[Beowulf] Remote console management
julien.leduc at lri.fr
Fri Sep 23 07:33:22 EDT 2005
Bruce Allen wrote:
> We're getting ready to put together our next large Linux compute
> cluster. This time around, we'd like to be able to interact with the
> machines remotely. By this I mean that if a machine is locked up,
> we'd like to be able to see what's on the console, power cycle it,
> mess with BIOS settings, and so on, WITHOUT having to drive to work,
> go into the cluster room, etc.
This is the goal, but all the solutions I have ever tried implied a
monthly journey to the cluster room to manually reboot the problematic
> One possible solution is to buy nodes that have IPMI cards. These
> piggyback on the ethernet LAN and let you interact with the machine
> even in the absence of an OS. With the appropriate tools running on a
> remote machine, you can interact with the nodes even if they have no
> OS on them or are hung.
I would say that it depends of the problem hunging the machine... for
example there are well known problems with IPMI cards that you cannot
contact anymore when installed on a freeBSD system.
Moreover, before buying some IPMI cards, you should be aware that there
are diffenrent hardware implementation of IPMI cards (have a look at
Intel's website they have some slides explaining the difference between
cheap IPMI and complete implementation).
> Another solution is to use the DB9 serial ports of the nodes. You
> have an 'administrative' box containing lots of high-port-count serial
> cards (eg, Cyclades 32 or 64 port cards) and then run a serial cable
> from each node to this box. By remotely logging into this admin box
> you can access the serial ports of the machines, and if the BIOS has
> the right settings/support, this lets you have keyboard/console access.
> Or one can do both IPMI + remote serial port access.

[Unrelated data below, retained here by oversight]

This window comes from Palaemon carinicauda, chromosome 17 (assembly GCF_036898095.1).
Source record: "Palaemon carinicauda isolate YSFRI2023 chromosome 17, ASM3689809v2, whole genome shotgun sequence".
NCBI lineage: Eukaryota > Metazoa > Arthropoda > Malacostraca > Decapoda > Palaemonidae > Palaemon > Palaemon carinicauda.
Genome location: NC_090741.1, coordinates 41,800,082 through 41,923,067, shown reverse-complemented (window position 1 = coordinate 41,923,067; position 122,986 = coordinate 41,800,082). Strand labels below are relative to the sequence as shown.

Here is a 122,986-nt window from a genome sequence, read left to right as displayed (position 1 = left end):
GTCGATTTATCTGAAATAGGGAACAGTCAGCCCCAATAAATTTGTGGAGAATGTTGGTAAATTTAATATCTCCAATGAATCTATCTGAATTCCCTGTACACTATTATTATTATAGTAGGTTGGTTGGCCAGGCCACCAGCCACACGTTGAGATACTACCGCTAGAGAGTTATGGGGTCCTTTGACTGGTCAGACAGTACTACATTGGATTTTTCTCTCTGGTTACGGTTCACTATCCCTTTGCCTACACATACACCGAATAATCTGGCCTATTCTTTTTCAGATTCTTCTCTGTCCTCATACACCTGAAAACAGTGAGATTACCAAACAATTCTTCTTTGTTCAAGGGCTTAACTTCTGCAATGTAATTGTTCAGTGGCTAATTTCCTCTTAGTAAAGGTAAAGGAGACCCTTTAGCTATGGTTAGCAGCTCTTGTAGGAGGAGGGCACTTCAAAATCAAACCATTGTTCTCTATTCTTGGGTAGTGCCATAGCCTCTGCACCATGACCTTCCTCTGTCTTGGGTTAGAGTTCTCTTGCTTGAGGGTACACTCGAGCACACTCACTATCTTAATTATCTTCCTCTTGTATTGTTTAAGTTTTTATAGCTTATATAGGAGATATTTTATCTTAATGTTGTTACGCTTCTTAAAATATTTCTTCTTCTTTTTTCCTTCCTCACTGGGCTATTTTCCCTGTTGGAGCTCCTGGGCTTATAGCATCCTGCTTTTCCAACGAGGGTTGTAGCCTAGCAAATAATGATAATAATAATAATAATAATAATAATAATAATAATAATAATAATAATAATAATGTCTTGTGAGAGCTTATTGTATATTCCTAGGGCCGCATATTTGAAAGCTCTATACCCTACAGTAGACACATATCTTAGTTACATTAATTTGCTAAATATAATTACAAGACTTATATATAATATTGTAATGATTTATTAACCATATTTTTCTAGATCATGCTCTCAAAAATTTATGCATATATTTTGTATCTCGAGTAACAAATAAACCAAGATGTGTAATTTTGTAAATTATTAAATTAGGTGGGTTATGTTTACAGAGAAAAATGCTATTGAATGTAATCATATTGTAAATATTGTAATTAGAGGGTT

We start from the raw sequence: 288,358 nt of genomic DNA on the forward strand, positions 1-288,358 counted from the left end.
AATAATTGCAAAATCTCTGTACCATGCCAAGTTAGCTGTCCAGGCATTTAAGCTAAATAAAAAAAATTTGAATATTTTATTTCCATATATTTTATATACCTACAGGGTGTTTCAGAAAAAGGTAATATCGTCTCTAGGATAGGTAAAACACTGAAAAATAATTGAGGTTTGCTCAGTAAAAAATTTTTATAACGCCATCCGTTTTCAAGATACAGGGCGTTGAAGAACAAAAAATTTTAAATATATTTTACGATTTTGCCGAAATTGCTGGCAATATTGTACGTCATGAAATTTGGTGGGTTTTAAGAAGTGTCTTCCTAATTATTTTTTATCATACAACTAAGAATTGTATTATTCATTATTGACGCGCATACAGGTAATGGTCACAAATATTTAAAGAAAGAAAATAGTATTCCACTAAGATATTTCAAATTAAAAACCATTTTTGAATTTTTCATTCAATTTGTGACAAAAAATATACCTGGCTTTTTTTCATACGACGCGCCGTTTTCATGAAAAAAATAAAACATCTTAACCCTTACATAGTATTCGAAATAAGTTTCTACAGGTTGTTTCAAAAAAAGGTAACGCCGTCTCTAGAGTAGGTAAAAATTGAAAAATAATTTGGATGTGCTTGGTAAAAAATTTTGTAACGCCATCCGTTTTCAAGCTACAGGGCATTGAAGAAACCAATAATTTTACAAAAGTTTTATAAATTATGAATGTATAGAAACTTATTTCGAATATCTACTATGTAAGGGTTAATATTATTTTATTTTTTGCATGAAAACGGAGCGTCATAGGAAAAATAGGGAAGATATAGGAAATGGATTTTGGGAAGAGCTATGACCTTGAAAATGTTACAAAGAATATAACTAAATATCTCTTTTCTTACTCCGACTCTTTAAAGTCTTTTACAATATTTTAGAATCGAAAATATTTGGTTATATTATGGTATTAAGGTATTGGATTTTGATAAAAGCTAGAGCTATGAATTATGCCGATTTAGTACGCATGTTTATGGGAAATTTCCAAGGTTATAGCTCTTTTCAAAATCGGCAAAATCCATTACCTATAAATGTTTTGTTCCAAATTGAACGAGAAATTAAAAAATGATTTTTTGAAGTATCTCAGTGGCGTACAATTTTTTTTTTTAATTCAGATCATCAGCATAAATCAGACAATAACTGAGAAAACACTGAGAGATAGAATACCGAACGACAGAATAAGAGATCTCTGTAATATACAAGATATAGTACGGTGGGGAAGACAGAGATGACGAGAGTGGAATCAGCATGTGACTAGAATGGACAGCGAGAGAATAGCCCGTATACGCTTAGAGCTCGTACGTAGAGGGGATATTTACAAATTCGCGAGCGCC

remote serial port access should be done outside IPMI, but still I would
say that it depend of the IPMI board you are installing.
I even think that if you want to cut the costs, you can avoid IPMI and
rely on ssh, then remote serial port login and then controlled power
plugs to reboot the nodes if any of the previous solution does not work.
> Could people on this list please report their experiences with these
> or other
> approaches? In particular, does someone have a simple and inexpensive
> solution (say < $100/node) which lets them remotely:
> - power cycle a machine
> - examine/set BIOS values
> - look at console output even for a dead/locked/unresponsive box
> - ???
A cheap solution I used previous year was to use USB->8 x db9 with
nullmodem cables, along with kermit, you can get a cheap terminal server
(extended with the right number of USB hubs).
Something interesting we used (and are still using without any problem
since installation), is a homemade reboot solution, replacing the
frontpanel with a controled switch (in the final hardware design we
found some industrial grade controlled transistor) every boxe allows to
control 16 nodes and you can chain 256 of them, which is ok for big
clusters, the only problem, is that as a homemade solution, you have to
solder everything (replacing frontpanels is not a big deal, because, it
just means replacing the original pins with the one of your solution, no
soldering should be required on the nodes).
The cost is about 100$ for 16 nodes if I remember everything. Aftre that
you can control those transistors to reboot / halt / start every node
from a single rs232 port.
I can send you more details if you are interested.
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